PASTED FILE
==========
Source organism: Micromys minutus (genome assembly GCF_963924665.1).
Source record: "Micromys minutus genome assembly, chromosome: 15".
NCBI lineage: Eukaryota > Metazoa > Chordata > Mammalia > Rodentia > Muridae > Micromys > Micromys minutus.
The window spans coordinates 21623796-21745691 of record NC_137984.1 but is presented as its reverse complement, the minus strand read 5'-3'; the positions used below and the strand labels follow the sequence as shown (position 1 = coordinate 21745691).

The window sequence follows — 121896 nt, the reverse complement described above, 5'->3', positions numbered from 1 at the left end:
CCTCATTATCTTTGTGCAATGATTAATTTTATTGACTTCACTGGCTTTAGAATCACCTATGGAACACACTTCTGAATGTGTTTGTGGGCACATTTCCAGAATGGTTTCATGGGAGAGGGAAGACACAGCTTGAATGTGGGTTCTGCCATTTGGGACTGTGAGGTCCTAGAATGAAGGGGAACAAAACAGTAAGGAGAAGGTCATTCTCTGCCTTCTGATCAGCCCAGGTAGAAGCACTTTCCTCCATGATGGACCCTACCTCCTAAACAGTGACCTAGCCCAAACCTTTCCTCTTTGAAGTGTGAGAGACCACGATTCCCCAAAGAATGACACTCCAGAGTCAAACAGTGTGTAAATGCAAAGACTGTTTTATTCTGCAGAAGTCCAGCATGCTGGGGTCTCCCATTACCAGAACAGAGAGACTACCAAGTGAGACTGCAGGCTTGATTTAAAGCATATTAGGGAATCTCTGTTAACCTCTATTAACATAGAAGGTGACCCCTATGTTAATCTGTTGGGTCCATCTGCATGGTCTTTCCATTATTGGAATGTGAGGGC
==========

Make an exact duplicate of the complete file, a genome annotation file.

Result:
Source organism: Micromys minutus (genome assembly GCF_963924665.1).
Source record: "Micromys minutus genome assembly, chromosome: 15".
NCBI lineage: Eukaryota > Metazoa > Chordata > Mammalia > Rodentia > Muridae > Micromys > Micromys minutus.
The window spans coordinates 21623796-21745691 of record NC_137984.1 but is presented as its reverse complement, the minus strand read 5'-3'; the positions used below and the strand labels follow the sequence as shown (position 1 = coordinate 21745691).

The window sequence follows — 121896 nt, the reverse complement described above, 5'->3', positions numbered from 1 at the left end:
CCTCATTATCTTTGTGCAATGATTAATTTTATTGACTTCACTGGCTTTAGAATCACCTATGGAACACACTTCTGAATGTGTTTGTGGGCACATTTCCAGAATGGTTTCATGGGAGAGGGAAGACACAGCTTGAATGTGGGTTCTGCCATTTGGGACTGTGAGGTCCTAGAATGAAGGGGAACAAAACAGTAAGGAGAAGGTCATTCTCTGCCTTCTGATCAGCCCAGGTAGAAGCACTTTCCTCCATGATGGACCCTACCTCCTAAACAGTGACCTAGCCCAAACCTTTCCTCTTTGAAGTGTGAGAGACCACGATTCCCCAAAGAATGACACTCCAGAGTCAAACAGTGTGTAAATGCAAAGACTGTTTTATTCTGCAGAAGTCCAGCATGCTGGGGTCTCCCATTACCAGAACAGAGAGACTACCAAGTGAGACTGCAGGCTTGATTTAAAGCATATTAGGGAATCTCTGTTAACCTCTATTAACATAGAAGGTGACCCCTATGTTAATCTGTTGGGTCCATCTGCATGGTCTTTCCATTATTGGAATGTGAGGGC